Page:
A look inside The Jazz Gallery

Photo by Vincent Soyez

We’re half way through the 2012 Jazz Gallery Residency Commissions, and we’re thrilled with the way that the program is going so far. Our theme for the season has been Leading From the Bass, and we’ve heard exquisite premieres of new works from Matt Brewer and Joe Sanders. Matt’s performance and residency received an excellent feature in JazzTimes, which we highly recommend.

Our latest Leading From the Bass artist, Linda Oh, has been at The Gallery frequently since the start of her residency on March 19th. We caught up with the bassist-composer late last week during one of her afternoons in our space, and got the scoop on her project.

Like Matt and Joe, Linda is enjoying the full use of our space and the ability to work at all hours, except for during performance times. “It’s nice to be able to work here, and not to have to worry about neighbors or anything,” she remarks. Although Linda can practice at home, she notes that the residency allows her a new degree of flexibility: “I could be here [at The Gallery] until three in the morning and play the piano.” Although we usually see her here in the afternoons, the bassist has taken advantage of the all hours access: “I came in late at night after Miles [Okazaki]’s workshop [at The Gallery], which was great, because I went to see his workshop and I was so inspired and just stayed here!”

Linda has been using her time here primarily to focus on work she’s been developing for a string quartet + jazz quartet [piano, bass, drums, saxophone] format. “I’ve been working [in that context] for a little while, and over the years it’s evolved,” she notes:

I did one gig with strings here at The Gallery last year, and before that I did another string gig at a place called the Encore Music Forum at the Nabi Art Gallery.

I’ve been using this commission to keep working on that stuff. I’m taking some of the compositions that I started years ago that still haven’t been really polished, and revamping those, and starting some new pieces as well. It’s good…there’s a whole bunch of writing that I’m weeding out, and it’s difficult, because [I think to myself], ‘Oh! I spent so much time arranging this, but is this really what I want?’ I’ve been exing out a lot of things, painfully deciding, ‘You know what, I’ve got to let go of this.’

In previous performances with strings, Linda experimented with surround sound (in which the audience sat in the center of the room and the musicians walked around them while performing) and with performing in the dark (“which is another challenge, because everyone had to memorize everything”). Although she has all but decided against continuing those explorations in her Gallery performances next weekend, the bassist has been conducting rehearsals to try out some newer ideas:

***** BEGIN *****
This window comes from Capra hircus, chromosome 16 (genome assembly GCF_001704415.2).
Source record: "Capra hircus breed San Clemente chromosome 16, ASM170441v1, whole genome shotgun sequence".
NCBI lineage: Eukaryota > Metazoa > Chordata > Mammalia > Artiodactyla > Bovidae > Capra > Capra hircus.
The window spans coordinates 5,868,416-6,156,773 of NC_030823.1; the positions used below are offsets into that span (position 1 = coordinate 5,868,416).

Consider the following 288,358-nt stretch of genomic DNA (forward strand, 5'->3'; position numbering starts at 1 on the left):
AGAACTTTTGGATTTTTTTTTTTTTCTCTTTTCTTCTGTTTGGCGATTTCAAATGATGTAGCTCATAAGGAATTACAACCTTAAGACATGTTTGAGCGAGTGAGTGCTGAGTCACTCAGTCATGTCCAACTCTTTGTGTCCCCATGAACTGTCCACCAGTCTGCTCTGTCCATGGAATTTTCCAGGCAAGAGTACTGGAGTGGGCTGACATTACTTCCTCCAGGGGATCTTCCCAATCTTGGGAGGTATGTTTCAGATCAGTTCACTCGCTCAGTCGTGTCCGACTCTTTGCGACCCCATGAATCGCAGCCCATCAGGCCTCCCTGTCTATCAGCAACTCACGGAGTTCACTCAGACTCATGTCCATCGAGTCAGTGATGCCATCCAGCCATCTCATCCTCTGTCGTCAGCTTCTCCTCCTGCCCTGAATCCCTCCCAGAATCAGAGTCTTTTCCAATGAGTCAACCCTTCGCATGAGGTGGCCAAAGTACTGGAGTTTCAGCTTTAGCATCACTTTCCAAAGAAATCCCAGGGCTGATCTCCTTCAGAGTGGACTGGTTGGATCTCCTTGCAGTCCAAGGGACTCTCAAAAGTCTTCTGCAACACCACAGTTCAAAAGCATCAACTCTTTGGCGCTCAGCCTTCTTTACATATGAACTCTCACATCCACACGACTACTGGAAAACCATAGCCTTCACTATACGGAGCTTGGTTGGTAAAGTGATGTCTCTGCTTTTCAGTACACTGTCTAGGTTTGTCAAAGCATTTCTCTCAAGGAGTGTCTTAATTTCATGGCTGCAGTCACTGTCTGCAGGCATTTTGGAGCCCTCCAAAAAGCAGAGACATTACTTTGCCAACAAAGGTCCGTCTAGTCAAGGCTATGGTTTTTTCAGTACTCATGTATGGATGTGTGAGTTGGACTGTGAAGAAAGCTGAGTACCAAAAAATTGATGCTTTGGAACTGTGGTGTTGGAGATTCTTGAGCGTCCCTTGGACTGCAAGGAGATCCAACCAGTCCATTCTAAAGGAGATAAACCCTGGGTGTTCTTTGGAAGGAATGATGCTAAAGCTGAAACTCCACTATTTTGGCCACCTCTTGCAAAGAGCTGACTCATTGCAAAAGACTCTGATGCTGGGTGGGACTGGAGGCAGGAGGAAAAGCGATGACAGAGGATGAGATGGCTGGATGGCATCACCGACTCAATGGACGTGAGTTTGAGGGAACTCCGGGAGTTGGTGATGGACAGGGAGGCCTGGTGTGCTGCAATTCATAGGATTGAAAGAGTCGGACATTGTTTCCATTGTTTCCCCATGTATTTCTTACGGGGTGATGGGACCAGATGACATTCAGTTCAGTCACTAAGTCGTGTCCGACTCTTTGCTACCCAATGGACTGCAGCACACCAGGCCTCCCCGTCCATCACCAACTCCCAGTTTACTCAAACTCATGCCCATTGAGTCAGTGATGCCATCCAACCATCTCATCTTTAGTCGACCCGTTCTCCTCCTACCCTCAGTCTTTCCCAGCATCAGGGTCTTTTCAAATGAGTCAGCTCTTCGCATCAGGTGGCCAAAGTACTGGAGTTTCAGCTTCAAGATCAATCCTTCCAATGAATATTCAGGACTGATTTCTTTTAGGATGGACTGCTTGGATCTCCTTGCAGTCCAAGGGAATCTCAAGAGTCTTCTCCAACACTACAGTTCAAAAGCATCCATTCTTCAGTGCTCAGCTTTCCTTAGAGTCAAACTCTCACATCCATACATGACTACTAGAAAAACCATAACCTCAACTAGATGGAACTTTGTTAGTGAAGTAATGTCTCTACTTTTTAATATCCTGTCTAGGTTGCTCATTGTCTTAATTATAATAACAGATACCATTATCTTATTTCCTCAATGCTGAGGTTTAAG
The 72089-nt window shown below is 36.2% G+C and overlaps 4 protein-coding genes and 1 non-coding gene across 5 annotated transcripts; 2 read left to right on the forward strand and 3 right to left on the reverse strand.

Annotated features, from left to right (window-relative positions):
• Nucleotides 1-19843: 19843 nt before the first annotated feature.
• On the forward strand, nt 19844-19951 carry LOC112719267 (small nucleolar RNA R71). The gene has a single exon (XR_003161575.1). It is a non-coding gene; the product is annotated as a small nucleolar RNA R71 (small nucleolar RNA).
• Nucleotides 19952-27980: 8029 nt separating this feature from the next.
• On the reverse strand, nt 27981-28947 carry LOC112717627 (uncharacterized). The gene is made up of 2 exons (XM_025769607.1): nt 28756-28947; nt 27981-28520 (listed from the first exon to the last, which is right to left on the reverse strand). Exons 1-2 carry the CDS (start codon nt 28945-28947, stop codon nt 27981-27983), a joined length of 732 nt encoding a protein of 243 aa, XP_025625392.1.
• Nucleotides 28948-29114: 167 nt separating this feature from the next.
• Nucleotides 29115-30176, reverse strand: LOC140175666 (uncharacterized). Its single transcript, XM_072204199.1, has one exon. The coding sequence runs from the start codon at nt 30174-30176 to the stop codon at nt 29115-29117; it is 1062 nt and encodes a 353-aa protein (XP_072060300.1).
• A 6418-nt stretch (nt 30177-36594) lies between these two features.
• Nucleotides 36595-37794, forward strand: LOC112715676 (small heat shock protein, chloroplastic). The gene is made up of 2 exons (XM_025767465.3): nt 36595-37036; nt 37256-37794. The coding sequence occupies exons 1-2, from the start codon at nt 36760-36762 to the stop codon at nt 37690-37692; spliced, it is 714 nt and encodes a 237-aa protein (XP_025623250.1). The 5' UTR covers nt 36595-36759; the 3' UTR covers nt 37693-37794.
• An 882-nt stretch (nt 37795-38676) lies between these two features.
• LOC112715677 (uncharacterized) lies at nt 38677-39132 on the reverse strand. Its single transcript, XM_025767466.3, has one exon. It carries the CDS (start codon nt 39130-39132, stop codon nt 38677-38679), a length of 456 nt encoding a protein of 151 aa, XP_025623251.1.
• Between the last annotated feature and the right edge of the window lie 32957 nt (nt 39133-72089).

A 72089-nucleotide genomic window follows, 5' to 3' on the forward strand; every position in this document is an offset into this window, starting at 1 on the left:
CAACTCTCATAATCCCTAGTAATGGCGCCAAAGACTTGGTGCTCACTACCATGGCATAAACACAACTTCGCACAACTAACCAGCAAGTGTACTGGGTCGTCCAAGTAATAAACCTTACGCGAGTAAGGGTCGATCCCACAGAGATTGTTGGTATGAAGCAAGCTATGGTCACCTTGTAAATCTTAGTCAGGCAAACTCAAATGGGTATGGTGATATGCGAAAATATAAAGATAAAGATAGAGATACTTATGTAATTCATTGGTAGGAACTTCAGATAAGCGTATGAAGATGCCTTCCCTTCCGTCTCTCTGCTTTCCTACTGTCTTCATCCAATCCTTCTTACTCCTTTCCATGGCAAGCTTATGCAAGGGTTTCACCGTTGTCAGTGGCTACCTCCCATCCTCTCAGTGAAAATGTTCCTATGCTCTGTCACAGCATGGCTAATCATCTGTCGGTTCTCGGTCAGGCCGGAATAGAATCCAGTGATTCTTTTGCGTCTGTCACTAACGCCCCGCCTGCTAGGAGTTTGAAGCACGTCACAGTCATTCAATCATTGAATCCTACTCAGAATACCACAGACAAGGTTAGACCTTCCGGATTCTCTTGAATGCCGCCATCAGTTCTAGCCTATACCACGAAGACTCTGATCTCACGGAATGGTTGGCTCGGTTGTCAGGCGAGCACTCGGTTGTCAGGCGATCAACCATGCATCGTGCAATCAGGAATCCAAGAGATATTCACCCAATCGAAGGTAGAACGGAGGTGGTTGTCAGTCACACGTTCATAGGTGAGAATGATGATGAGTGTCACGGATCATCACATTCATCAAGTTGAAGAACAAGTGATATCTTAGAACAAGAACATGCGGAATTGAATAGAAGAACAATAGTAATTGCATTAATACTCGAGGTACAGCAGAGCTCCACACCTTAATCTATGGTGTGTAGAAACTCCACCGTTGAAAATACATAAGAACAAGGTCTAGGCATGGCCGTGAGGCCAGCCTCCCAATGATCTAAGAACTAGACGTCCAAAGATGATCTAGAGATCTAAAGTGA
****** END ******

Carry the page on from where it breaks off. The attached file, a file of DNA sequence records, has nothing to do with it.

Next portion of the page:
This initial reading was more an exploration of different textural things and compositional things I wanted to try out, to see if the strings were okay with the fingerings. [There was] also an improvisational element; there were some parts that I wrote out, but the other day we tried [the same music with] chord symbols, and I asked them to ignore what I had written and just do what they wanted, but still in a comping manner. A lot of this is comping, either for saxophone or piano. I was trying different things, like having the cello be the main feature, and just experimenting with different roles. Some of the tunes have the viola [designated] as the groove element in the quartet, and the cello might carry the melody.

Linda has been working with the Sirius Quartet, a group that has a history of working with improvisers, including Uri Cane and Steve Wilson. “They’re pretty used to it,” she says, “and they are tight as well; they’re a working group.” Linda notes that balancing a string quartet with drums is “a constant challenge, especially when you bring drums in – just for them to be able to hear themselves, and intonation, and that sort of thing.” Having space to try new things has helped her discover what works and what doesn’t, and adjust her writing accordingly:

I’m slowly learning. The first few gos were okay, but the compositional aspect…I’m still having to ask, ‘Is this okay?’ Should I put this down an octave?,’ and that sort of thing. I think it’s a combination of the compositional sort of thing and being aware of what’s tricky and what’s not. You know, little stuff, like having to tune major seconds. There was one chord we were fussing over the other day with a minor ninth, and we figured out that cello had to finger just a little bit sharper…little things like that [present] a learning curve for me.

Linda is thinking about recording this music, and the performances on the 20th and 21st might be documented in some fashion or another. In the meantime, check out these recommendations from Linda below:


One thing that I would really recommend listening to is this Arvo Pärt piece called Cantus in Memoriam Benjamin Britten. It’s absolutely gorgeous; if it doesn’t reduce you to tears, you’re a robot! I’ve been getting into him recently. I think he’s amazing. Just…his patience, which is reflected when you see interviews of him, and he took two years off from writing anything, and when he came back, it was just like another monster.”

There’s a really cute one with him an Björk. It’s not incredibly detailed, which is why I like it. It’s so simple…when you read some of the stuff that he writes…there was one thing he said about a monk that he was talking to in the Soviet Union, [and he was] just asking the monk, “What should I do to become a better composer?” It just seems so childlike and simplistic, the way he talks about things.

Watch a performance of Cantus in Memoriam Benjamin Britten, and check out the interview in question.